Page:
Two things:
1. Almost every modern Bible uses various texts to get their translations. All are from the oldest copies we have in the original languages. The few who do not do so are generally treated as a joke within the Bible translation fraternity.

2. The Bible's been around for several thousand years. Don't imagine that you're the first to notice things like the contradictory genealogies. People have devoted significant chunks of their lives for centuries sorting this stuff out. The people who created the Bible fully acknowledged that it was not written directly by the hand of God. The miracle of the Bible was in using people to inerrently determine what should be in the canon.
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Postby TMLutas on Sun Nov 12, 2006 9:55 pm

Luna_Northcat wrote:That's also not what actually happened.

The research paper I was referring to was by Axe (2000), although it is actually fairly weak support. The lit review I referred to was Lönnig and Saedler (2002). The paper you're referring to -- which supposedly got the editor fired -- was Meyer (2004), and I'm not even counting that.

As to why I'm not counting that -- it goes with exactly what happened. The editor who published it, in the perfectly respectable journal Proceedings of the Biological Society of Washington, was Richard Sternberg, managing editor at the time. Sternberg made a big thing out of claiming he was "fired" over it. Do a bit of checking up; Sternberg had resigned some months ago, but was standing in as managing editor until a new editor had been brought in, and the issue in which Meyer's paper appeared was, by previous arrangement, the last issue that Sternberg would edit.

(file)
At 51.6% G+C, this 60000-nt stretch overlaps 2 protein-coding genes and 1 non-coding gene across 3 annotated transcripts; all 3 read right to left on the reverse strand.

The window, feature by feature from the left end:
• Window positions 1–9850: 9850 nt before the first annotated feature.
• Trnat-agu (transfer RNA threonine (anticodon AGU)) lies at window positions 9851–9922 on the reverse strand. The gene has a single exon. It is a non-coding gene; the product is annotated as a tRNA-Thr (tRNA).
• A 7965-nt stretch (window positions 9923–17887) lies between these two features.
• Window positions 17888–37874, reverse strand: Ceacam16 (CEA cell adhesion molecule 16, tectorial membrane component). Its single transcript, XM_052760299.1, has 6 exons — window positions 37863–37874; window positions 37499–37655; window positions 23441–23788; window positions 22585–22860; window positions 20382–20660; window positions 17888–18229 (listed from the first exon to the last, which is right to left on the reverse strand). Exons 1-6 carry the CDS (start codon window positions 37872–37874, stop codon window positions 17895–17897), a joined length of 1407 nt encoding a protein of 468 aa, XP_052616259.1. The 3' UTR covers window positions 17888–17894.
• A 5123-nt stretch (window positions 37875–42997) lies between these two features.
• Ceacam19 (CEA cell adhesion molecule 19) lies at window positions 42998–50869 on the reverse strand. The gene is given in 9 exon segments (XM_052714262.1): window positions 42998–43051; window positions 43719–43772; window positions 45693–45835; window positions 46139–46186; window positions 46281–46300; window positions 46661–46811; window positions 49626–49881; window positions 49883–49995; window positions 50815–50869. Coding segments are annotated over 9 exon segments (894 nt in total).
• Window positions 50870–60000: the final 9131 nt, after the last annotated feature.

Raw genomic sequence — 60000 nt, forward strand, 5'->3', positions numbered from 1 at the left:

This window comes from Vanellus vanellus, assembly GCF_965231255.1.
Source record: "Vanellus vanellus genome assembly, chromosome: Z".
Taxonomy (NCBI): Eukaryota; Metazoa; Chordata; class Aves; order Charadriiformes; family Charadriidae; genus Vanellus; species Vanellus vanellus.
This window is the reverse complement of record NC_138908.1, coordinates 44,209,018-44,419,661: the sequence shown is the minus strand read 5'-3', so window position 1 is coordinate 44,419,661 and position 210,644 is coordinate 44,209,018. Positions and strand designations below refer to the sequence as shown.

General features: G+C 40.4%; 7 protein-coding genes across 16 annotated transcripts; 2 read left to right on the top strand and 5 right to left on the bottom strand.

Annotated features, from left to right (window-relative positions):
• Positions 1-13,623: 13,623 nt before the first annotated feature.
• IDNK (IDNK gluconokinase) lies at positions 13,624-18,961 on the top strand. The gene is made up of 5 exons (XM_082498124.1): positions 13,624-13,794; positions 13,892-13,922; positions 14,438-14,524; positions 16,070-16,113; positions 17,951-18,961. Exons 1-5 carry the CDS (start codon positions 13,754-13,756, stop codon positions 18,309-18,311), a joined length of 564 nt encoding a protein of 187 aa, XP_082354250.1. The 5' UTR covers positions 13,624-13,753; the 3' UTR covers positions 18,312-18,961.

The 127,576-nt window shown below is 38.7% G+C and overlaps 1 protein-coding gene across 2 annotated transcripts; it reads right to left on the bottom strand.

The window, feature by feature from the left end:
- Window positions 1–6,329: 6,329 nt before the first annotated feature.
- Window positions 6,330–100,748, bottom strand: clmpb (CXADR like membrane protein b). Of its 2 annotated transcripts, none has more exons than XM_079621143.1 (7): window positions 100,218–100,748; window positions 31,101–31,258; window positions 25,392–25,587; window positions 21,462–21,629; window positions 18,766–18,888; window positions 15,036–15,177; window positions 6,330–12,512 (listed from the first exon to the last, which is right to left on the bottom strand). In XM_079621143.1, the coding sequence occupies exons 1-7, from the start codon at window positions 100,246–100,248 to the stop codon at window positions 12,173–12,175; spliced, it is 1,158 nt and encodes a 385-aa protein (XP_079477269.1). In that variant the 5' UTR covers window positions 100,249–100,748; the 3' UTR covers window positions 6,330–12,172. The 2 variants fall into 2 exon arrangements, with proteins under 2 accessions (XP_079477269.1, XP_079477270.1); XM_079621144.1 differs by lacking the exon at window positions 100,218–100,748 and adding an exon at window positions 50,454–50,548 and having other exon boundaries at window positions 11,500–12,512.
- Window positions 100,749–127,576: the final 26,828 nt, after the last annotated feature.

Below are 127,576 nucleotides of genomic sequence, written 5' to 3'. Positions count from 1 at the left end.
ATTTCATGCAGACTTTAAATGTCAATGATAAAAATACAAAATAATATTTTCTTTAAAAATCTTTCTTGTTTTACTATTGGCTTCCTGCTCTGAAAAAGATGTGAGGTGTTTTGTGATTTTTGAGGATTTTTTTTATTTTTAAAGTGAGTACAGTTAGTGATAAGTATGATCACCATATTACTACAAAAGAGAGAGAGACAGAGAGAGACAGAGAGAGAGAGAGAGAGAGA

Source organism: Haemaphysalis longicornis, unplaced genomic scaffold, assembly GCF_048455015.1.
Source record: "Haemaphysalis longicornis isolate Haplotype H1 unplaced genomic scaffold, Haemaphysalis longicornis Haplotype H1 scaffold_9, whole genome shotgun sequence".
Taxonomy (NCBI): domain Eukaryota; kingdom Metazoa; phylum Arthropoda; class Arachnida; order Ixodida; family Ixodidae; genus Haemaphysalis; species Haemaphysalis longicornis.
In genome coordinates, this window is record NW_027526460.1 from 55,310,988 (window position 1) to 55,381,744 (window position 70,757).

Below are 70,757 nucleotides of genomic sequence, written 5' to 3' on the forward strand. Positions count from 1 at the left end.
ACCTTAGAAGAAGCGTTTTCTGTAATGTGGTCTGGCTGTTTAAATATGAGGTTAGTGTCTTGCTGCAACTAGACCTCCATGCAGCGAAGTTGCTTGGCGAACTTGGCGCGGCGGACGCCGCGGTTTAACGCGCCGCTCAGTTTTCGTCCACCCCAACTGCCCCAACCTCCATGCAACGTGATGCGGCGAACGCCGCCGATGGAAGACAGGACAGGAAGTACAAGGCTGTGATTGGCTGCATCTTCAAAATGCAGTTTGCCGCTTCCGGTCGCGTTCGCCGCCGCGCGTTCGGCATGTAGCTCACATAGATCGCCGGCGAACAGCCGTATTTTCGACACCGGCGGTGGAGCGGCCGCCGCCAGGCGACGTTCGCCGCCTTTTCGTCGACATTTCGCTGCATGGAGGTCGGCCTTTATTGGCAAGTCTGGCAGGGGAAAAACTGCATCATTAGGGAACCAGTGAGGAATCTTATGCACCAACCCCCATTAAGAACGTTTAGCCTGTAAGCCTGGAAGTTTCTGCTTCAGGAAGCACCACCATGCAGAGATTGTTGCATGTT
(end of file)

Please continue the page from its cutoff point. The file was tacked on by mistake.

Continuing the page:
The paper was indeed retracted by the journal and an apology issued by the new editor, for two reasons:
1. It was not a subject area covered by the journal.
2. It really wasn't very good.

1. by itself is enough for retraction and apology. Seriously, managing editors are not supposed to sneak articles in on irrelevant topics to a professional journal. But the thing about 2. -- Sternberg claimed that he had sent the paper to three "qualified biologists" for peer review, before it was published, but he won't tell anybody who they are. Sorry, but that's just crap. And having had a look at the paper, I can see why it wasn't held in very high regard quality-wise, either.

Later Sternberg claimed that he was "hounded out of his position at the Smithsonian" because of his support for ID and for this paper. Originally, he did bring a case against them. The case was dropped for lack of merit; first, he was never a paid employee of the Smithsonian, they merely gave him office space as a visiting "research associate". They couldn't fire him because they didn't pay him. That was the real reason why the Office of Special Counsel did not have jurisdiction. --The other reason the case was dropped, though, was that Sternberg couldn't actually prove that anything he said had happened (by way of persecution) had happened.